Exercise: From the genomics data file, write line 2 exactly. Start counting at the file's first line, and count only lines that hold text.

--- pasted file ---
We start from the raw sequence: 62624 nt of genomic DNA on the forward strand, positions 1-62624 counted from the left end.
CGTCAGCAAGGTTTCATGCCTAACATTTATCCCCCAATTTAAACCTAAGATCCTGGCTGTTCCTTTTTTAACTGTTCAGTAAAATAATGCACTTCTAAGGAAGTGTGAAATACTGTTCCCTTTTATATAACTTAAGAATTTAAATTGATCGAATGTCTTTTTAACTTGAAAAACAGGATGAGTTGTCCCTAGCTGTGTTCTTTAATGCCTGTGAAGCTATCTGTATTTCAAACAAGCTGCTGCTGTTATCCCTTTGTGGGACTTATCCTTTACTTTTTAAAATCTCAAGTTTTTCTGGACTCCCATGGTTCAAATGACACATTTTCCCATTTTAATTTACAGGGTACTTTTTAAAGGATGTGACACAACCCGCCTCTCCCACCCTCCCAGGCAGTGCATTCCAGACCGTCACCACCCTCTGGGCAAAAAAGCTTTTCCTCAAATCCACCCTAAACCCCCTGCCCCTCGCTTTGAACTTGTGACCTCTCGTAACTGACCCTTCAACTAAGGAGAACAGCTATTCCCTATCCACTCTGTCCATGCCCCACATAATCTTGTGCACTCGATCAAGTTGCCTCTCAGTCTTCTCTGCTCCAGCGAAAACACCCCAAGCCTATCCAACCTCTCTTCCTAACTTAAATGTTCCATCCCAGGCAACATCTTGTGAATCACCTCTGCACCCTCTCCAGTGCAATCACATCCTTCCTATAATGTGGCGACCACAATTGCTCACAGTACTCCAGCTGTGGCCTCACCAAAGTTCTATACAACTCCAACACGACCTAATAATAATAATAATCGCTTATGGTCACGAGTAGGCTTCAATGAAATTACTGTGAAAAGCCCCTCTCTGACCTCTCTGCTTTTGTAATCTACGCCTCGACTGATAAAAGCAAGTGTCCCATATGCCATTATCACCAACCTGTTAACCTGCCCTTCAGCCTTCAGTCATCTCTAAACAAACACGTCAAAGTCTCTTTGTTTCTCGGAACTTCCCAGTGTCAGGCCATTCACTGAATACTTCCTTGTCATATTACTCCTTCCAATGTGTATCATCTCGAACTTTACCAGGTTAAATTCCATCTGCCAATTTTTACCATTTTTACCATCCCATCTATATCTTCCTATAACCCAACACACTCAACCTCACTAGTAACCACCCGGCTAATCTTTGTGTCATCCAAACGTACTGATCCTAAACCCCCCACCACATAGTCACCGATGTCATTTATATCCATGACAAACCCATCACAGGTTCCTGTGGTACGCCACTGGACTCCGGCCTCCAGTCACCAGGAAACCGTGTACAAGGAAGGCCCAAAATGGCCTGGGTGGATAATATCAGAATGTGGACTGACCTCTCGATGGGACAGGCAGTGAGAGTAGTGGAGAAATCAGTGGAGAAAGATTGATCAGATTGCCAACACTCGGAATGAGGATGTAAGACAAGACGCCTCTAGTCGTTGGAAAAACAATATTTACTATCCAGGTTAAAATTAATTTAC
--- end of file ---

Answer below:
CGTCAGCAAGGTTTCATGCCTAACATTTATCCCCCAATTTAAACCTAAGATCCTGGCTGTTCCTTTTTTAACTGTTCAGTAAAATAATGCACTTCTAAGGAAGTGTGAAATACTGTTCCCTTTTATATAACTTAAGAATTTAAATTGATCGAATGTCTTTTTAACTTGAAAAACAGGATGAGTTGTCCCTAGCTGTGTTCTTTAATGCCTGTGAAGCTATCTGTATTTCAAACAAGCTGCTGCTGTTATCCCTTTGTGGGACTTATCCTTTACTTTTTAAAATCTCAAGTTTTTCTGGACTCCCATGGTTCAAATGACACATTTTCCCATTTTAATTTACAGGGTACTTTTTAAAGGATGTGACACAACCCGCCTCTCCCACCCTCCCAGGCAGTGCATTCCAGACCGTCACCACCCTCTGGGCAAAAAAGCTTTTCCTCAAATCCACCCTAAACCCCCTGCCCCTCGCTTTGAACTTGTGACCTCTCGTAACTGACCCTTCAACTAAGGAGAACAGCTATTCCCTATCCACTCTGTCCATGCCCCACATAATCTTGTGCACTCGATCAAGTTGCCTCTCAGTCTTCTCTGCTCCAGCGAAAACACCCCAAGCCTATCCAACCTCTCTTCCTAACTTAAATGTTCCATCCCAGGCAACATCTTGTGAATCACCTCTGCACCCTCTCCAGTGCAATCACATCCTTCCTATAATGTGGCGACCACAATTGCTCACAGTACTCCAGCTGTGGCCTCACCAAAGTTCTATACAACTCCAACACGACCTAATAATAATAATAATCGCTTATGGTCACGAGTAGGCTTCAATGAAATTACTGTGAAAAGCCCCTCTCTGACCTCTCTGCTTTTGTAATCTACGCCTCGACTGATAAAAGCAAGTGTCCCATATGCCATTATCACCAACCTGTTAACCTGCCCTTCAGCCTTCAGTCATCTCTAAACAAACACGTCAAAGTCTCTTTGTTTCTCGGAACTTCCCAGTGTCAGGCCATTCACTGAATACTTCCTTGTCATATTACTCCTTCCAATGTGTATCATCTCGAACTTTACCAGGTTAAATTCCATCTGCCAATTTTTACCATTTTTACCATCCCATCTATATCTTCCTATAACCCAACACACTCAACCTCACTAGTAACCACCCGGCTAATCTTTGTGTCATCCAAACGTACTGATCCTAAACCCCCCACCACATAGTCACCGATGTCATTTATATCCATGACAAACCCATCACAGGTTCCTGTGGTACGCCACTGGACTCCGGCCTCCAGTCACCAGGAAACCGTGTACAAGGAAGGCCCAAAATGGCCTGGGTGGATAATATCAGAATGTGGACTGACCTCTCGATGGGACAGGCAGTGAGAGTAGTGGAGAAATCAGTGGAGAAAGATTGATCAGATTGCCAACACTCGGAATGAGGATGTAAGACAAGACGCCTCTAGTCGTTGGAAAAACAATATTTACTATCCAGGTTAAAATTAATTTAC